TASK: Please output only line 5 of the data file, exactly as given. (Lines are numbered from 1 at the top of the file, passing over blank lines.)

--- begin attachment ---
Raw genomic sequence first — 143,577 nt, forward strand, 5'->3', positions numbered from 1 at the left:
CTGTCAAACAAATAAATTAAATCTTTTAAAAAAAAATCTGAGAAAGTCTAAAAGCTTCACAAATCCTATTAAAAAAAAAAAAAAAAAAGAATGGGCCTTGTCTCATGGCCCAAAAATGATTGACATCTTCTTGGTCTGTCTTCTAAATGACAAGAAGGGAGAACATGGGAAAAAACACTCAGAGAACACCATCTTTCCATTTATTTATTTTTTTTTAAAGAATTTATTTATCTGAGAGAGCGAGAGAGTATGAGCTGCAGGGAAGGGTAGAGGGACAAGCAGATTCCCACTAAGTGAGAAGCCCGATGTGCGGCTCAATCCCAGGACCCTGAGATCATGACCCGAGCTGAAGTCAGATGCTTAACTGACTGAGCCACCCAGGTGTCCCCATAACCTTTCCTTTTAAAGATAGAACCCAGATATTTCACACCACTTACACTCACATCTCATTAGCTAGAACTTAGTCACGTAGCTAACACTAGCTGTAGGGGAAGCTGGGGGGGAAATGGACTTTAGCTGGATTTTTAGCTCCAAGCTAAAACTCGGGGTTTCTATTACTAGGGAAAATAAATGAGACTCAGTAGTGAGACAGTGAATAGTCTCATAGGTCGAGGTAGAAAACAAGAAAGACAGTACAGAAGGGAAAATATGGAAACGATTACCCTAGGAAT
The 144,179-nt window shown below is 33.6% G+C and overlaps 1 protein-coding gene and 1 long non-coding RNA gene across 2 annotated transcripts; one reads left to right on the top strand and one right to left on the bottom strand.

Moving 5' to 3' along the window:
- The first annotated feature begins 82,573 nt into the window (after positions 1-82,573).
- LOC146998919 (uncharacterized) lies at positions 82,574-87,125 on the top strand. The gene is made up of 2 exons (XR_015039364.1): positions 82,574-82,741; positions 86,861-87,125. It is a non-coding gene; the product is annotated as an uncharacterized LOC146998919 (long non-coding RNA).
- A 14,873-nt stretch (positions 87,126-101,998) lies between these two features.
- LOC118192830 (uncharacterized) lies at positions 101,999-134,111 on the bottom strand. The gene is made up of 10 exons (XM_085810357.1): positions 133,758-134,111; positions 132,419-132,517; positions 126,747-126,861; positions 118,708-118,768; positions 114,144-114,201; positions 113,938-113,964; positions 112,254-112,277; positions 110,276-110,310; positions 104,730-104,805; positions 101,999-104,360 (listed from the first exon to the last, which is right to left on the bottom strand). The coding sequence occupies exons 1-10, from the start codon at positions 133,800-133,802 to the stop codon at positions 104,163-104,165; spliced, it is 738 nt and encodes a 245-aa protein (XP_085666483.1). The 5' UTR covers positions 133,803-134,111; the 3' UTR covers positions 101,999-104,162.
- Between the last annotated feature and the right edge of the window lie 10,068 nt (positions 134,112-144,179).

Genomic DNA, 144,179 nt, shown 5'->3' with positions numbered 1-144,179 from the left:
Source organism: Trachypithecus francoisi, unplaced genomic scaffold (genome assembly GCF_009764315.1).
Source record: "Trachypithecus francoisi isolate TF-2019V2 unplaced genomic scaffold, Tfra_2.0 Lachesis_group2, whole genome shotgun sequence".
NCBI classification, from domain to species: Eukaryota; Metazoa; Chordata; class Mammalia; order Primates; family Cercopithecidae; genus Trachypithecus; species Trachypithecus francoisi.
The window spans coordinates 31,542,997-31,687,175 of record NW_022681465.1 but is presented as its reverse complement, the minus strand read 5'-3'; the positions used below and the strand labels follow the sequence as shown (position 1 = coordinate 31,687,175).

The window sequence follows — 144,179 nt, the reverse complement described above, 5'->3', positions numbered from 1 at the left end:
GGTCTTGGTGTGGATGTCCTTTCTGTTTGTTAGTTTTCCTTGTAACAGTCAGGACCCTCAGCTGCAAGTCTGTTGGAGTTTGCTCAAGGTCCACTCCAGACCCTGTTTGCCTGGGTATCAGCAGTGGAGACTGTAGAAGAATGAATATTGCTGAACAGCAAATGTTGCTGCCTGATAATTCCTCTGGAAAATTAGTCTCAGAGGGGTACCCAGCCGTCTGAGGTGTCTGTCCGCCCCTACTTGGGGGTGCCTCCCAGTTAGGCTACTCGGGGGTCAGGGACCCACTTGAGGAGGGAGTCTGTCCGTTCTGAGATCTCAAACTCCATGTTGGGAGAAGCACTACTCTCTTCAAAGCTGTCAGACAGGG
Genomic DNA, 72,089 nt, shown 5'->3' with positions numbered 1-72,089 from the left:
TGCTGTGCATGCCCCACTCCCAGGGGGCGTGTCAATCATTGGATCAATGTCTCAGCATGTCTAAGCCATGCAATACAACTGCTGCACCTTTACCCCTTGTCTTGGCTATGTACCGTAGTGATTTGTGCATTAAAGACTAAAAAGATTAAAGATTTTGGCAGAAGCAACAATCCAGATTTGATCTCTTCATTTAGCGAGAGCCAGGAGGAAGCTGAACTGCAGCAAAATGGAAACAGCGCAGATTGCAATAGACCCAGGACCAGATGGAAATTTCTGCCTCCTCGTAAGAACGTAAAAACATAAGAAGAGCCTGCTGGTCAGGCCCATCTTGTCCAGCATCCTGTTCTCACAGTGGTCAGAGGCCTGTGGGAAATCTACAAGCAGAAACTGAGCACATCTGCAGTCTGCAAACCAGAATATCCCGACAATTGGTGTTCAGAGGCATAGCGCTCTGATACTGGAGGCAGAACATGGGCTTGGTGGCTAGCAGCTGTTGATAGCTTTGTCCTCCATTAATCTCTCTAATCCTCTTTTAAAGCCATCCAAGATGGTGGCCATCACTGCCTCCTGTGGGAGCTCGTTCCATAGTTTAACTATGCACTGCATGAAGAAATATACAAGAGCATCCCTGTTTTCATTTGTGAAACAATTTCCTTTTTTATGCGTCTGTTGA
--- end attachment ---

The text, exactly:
- The first annotated feature begins 82,573 nt into the window (after positions 1-82,573).